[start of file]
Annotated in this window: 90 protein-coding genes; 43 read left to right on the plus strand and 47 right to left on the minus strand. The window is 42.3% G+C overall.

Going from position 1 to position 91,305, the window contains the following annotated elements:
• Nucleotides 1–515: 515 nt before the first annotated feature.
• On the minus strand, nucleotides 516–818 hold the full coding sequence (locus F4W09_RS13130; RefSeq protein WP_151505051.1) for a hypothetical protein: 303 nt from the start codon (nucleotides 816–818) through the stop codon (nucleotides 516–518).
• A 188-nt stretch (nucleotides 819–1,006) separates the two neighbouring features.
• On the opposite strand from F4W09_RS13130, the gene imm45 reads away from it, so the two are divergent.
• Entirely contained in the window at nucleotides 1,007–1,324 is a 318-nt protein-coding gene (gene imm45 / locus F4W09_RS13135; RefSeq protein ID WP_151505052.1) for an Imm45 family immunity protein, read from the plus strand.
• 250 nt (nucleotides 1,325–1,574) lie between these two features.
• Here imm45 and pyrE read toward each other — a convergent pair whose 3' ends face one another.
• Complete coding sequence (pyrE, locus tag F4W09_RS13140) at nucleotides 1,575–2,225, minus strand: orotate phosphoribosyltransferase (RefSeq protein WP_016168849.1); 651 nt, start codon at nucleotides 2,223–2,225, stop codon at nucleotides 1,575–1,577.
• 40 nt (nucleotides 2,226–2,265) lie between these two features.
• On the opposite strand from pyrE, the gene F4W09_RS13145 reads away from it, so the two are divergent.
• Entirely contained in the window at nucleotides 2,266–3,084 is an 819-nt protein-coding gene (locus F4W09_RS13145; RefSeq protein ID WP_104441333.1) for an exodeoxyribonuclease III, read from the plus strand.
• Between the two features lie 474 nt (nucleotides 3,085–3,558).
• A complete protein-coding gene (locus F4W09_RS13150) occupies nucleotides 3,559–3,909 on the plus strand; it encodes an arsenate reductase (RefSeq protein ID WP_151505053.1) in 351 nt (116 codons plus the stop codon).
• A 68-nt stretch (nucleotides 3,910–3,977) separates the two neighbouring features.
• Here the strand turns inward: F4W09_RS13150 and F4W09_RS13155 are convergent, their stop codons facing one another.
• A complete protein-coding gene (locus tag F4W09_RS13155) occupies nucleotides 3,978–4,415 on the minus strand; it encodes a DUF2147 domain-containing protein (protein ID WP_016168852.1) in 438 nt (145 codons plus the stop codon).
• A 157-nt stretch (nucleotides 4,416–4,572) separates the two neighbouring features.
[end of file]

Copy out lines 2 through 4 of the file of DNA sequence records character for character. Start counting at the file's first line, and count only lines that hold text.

Going from position 1 to position 91,305, the window contains the following annotated elements:
• Nucleotides 1–515: 515 nt before the first annotated feature.
• On the minus strand, nucleotides 516–818 hold the full coding sequence (locus F4W09_RS13130; RefSeq protein WP_151505051.1) for a hypothetical protein: 303 nt from the start codon (nucleotides 816–818) through the stop codon (nucleotides 516–518).